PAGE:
Whiskers-less HIV-protease: A possible way for HIV-1 deactivation

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Background: Among viral enzymes, the human HIV-1 protease comprises the most interesting target for drug discovery. There are increasing efforts focused on designing more effective inhibitors for HIV-1 protease in order to prevent viral replication in AIDS patients. The frequent and continuous mutation of HIV-1 protease gene creates a formidable obstacle for enzyme inhibition which could not be overcome by the traditional single drug therapy. Nowadays, in vitro and in silico studies of protease inhibition constitute an advanced field in biological researches. In this article, we tried to simulate protease-substrate complexes in different states; a native state and states with whiskers deleted from one and two subunits. Molecular dynamic simulations were carried out in a cubic box filled with explicit water at 37°C and in 1atomsphere of pressure. Results: Our results showed that whisker truncation of protease subunits causes the dimer structure to decrease in compactness, disrupts substrate-binding site interactions and changes in flap status simultaneously. Conclusions: Based on our findings we claim that whisker truncation even when applied to a single subunit, threats dimer association which probably leads to enzyme inactivation. We may postulate that inserting a gene to express truncated protease inside infected cells can interfere with protease dimerization. The resulted proteases would presumably have a combination of native and truncated subunits in their structures which exert no enzyme activities as evidenced by the present work. Our finding may create a new field of research in HIV gene therapy for protease inhibition, circumventing problems of drug resistance. © 2013 Dayer and Dayer; licensee BioMed Central Ltd.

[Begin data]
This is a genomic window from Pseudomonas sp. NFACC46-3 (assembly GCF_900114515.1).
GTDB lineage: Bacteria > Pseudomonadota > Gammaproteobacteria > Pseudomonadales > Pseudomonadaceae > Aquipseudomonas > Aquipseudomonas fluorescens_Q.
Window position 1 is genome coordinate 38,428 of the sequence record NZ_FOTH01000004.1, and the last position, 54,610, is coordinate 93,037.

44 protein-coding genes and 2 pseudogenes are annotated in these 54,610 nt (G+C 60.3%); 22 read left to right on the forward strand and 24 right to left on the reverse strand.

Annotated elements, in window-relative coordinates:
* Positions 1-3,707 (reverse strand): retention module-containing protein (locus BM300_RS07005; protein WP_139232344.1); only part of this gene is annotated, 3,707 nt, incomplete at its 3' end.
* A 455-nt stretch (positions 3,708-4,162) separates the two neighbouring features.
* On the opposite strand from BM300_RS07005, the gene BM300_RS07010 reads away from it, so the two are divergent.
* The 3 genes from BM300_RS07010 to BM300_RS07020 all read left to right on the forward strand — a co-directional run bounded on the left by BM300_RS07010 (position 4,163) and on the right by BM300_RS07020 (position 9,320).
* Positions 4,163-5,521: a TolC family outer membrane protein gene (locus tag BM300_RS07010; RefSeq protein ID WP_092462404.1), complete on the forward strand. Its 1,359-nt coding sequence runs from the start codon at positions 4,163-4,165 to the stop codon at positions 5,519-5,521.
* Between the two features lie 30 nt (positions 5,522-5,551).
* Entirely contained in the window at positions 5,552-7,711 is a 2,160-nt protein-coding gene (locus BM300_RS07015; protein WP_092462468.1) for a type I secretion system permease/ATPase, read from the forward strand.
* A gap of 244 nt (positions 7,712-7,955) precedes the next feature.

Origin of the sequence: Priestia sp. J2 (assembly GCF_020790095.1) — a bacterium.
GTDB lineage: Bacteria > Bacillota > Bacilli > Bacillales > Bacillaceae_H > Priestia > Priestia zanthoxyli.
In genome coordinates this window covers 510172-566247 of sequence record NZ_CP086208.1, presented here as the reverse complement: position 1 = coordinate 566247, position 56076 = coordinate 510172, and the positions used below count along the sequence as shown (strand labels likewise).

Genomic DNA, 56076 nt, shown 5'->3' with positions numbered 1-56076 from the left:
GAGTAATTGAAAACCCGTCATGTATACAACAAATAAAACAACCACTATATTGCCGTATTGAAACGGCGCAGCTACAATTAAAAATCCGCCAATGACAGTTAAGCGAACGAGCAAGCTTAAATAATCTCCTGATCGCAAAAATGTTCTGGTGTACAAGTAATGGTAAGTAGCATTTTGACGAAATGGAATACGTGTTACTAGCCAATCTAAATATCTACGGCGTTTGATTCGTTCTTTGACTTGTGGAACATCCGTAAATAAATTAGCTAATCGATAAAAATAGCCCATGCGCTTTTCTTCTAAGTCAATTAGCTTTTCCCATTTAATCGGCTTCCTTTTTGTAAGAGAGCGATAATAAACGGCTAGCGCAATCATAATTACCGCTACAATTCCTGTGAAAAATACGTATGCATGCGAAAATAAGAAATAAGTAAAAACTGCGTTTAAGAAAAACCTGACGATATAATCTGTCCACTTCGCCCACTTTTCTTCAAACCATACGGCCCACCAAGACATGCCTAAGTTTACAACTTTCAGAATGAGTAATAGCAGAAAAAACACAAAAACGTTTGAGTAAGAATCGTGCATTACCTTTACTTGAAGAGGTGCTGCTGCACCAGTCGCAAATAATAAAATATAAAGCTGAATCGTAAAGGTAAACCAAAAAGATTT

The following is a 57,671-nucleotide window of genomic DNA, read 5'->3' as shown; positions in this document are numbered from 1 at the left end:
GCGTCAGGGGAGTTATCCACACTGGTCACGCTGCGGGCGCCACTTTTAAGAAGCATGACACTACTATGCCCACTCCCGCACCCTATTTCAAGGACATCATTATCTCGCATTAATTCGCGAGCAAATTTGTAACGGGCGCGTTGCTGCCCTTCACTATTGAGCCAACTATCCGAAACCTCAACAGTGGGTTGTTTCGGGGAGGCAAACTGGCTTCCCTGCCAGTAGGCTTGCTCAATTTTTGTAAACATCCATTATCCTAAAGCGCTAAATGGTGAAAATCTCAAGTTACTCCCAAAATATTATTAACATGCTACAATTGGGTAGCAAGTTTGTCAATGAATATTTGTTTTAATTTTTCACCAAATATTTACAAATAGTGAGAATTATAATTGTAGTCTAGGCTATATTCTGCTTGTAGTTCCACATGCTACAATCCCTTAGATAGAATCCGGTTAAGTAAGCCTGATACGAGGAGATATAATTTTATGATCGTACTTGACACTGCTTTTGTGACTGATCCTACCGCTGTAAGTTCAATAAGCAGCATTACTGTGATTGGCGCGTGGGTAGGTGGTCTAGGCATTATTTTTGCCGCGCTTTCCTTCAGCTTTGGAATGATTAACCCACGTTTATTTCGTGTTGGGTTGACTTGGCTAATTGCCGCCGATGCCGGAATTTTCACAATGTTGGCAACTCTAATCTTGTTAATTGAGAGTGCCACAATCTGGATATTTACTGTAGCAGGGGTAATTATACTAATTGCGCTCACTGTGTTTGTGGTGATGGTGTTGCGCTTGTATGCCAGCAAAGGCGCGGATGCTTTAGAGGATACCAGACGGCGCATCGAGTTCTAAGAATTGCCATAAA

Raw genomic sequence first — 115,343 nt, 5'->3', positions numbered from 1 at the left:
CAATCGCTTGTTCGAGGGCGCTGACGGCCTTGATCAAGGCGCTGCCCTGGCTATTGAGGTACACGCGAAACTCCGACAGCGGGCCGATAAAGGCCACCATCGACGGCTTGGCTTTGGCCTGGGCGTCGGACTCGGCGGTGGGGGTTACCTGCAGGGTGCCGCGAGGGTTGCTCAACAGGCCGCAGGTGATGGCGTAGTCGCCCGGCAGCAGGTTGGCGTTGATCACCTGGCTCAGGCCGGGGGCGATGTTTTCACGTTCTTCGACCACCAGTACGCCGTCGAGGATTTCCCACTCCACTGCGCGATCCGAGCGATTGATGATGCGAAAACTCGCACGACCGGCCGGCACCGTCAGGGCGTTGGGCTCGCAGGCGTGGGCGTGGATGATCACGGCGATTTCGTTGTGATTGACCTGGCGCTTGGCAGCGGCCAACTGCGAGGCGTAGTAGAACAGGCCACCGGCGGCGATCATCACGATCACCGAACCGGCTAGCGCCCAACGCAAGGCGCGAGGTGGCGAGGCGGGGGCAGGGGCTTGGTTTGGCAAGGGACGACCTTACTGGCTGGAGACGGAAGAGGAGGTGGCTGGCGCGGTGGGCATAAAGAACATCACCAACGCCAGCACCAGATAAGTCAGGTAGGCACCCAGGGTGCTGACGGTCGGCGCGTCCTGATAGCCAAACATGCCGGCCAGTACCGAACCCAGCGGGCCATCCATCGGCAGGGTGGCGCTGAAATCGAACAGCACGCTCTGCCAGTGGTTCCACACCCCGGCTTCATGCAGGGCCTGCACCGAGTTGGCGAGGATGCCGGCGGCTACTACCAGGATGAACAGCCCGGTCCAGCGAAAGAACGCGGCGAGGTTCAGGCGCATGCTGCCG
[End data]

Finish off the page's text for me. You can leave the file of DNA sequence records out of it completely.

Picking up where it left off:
Dayer, M. R., & Dayer, M. S. (2013). Whiskers-less HIV-protease: A possible way for HIV-1 deactivation. Journal of Biomedical Science, 20(1). https://doi.org/10.1186/1423-0127-20-67

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